Emergency officials in the Philippines are assessing the extent of damage caused by Typhoon Utor, after it flattened houses, caused flash flooding and triggered landslides in the country's north on Monday.
Two people have died but authorities fear that number will rise.
"It looks like the death and damage toll is going to go up...with wind like this, you can expect a lot of damage," Francis Rodriguez, a senior officer with the National Disaster Risk Reduction and Management Council said.
At least 15 fishermen remain missing.
In the northern Aurora Province, rescue teams are attempting to reach villages which remain isolated after roads were blocked by landslides.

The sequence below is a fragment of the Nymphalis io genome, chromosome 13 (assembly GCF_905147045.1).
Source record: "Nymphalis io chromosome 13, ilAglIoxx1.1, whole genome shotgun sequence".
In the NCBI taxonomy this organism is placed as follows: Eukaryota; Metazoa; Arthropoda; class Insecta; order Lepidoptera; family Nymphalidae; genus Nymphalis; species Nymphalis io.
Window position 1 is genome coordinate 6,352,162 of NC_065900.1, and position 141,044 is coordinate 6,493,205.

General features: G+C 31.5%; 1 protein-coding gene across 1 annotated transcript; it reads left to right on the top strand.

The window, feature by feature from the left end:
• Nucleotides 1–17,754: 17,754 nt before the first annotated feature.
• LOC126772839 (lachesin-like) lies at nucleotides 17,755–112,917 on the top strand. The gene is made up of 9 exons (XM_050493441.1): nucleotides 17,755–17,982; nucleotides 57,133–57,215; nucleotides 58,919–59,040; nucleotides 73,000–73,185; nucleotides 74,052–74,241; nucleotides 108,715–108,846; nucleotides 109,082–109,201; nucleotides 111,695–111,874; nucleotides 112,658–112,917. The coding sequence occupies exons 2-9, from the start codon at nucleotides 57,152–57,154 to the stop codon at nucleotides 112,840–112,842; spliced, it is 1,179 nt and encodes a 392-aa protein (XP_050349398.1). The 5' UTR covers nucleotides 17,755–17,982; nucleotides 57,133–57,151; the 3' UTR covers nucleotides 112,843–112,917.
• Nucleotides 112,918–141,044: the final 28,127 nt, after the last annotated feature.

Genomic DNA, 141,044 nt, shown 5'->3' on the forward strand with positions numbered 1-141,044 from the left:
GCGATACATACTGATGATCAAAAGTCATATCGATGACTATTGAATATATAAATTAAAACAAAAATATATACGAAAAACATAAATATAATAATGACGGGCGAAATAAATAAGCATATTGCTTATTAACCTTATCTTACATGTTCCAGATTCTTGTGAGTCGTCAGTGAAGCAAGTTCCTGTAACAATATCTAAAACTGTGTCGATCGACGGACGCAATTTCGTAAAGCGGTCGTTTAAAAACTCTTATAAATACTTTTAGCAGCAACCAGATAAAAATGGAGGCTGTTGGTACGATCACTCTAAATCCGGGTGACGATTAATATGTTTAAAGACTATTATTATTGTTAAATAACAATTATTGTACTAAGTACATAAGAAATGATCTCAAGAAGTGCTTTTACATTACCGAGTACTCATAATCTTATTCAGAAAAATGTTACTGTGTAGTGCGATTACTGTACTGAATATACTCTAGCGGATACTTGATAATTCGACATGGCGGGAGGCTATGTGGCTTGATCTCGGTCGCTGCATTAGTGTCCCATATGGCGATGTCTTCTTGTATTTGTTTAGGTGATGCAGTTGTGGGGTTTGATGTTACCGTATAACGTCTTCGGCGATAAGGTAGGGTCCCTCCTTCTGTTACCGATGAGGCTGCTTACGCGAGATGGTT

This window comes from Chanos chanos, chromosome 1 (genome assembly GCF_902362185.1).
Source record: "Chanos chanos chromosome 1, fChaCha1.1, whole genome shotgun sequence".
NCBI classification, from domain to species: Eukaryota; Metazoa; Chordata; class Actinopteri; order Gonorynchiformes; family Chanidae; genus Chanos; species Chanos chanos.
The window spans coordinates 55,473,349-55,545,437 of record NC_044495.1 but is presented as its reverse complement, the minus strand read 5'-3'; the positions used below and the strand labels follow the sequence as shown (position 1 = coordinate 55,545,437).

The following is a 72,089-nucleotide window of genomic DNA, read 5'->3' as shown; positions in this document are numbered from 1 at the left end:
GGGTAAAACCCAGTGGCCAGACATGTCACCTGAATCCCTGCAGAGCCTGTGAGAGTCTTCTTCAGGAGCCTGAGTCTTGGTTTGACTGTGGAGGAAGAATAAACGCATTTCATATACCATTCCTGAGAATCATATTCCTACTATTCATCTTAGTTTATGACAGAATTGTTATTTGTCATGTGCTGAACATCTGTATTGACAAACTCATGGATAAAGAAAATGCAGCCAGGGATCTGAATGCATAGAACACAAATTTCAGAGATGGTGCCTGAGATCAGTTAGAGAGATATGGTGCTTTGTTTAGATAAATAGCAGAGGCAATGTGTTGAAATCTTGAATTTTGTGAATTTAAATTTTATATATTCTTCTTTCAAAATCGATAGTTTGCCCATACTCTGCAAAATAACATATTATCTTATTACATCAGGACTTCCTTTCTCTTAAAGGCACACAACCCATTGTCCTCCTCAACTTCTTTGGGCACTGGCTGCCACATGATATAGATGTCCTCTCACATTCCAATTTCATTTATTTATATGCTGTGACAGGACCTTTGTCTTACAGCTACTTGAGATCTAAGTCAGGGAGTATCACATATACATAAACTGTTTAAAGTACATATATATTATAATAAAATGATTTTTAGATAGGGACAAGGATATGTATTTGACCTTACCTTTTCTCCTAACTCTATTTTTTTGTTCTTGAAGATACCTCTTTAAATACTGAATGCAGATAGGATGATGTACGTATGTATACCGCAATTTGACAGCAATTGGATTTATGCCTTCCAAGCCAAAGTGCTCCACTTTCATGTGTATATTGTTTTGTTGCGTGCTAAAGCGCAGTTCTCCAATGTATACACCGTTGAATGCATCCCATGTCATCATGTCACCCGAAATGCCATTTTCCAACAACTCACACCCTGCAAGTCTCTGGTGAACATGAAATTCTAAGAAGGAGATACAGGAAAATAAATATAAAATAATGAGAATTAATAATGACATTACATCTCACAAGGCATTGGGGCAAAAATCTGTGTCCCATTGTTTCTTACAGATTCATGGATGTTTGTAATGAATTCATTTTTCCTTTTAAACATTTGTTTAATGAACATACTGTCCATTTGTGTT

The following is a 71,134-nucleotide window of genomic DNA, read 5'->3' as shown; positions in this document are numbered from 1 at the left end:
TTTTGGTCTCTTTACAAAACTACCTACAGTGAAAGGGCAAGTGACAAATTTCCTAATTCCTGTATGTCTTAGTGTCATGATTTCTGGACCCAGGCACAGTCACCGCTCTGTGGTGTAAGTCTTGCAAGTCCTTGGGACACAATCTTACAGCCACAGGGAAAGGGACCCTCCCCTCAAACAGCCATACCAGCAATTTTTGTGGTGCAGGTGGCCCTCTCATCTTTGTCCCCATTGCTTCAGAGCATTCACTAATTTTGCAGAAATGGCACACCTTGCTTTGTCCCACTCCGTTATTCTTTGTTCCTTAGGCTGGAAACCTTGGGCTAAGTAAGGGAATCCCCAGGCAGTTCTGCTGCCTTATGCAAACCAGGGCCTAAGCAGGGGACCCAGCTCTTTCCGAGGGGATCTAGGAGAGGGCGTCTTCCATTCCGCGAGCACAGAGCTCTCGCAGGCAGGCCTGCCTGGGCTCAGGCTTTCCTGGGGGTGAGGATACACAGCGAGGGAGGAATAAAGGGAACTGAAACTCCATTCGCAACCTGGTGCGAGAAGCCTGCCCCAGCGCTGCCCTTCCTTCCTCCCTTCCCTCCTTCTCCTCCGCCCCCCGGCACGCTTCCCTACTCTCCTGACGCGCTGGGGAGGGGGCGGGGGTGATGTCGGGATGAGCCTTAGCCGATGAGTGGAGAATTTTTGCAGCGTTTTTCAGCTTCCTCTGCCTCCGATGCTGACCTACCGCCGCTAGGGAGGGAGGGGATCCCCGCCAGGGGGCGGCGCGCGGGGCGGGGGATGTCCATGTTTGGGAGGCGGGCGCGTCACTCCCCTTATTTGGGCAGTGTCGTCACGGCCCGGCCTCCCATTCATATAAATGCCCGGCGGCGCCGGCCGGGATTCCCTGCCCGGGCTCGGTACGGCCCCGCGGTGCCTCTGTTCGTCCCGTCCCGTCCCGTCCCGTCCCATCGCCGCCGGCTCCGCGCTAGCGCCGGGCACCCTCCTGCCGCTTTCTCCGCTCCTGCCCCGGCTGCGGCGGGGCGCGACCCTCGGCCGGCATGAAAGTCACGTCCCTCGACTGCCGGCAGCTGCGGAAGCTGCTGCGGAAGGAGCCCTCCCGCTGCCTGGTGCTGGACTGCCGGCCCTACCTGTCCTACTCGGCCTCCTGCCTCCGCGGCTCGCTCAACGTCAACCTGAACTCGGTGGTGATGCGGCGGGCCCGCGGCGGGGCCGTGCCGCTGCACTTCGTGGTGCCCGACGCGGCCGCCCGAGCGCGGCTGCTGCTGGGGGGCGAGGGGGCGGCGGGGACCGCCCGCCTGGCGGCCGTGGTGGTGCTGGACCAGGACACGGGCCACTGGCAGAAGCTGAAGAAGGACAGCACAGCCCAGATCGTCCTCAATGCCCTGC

The province was the worst hit by Typhoon Utor, which authorities say was the most powerful storm to hit the Philippines this year, with wind gusts of up to 200 kilometres an hour recorded.
Power and mobile phone networks are yet to be restored, while work to clear roads blocked by fallen trees and mudslides continues.
Almost 8000 families have been displaced in 12 provinces.
Many remain in government shelters but some have returned to survey damage to their homes after floodwaters subsided.
The typhoon is now heading towards southern China and is expected to make landfall in Guangdong Province mid-week.
Meanwhile, authorities in Hong Kong are also preparing for Utor and have raised a stage one typhoon alert.
Stage 10 is Hong Kong's highest-level alert.
© ABC 2013
14:35 EST Walgett, New South Wales farmers say they are sick of meetings, they are sick of drought, and they are sick with worry about the future.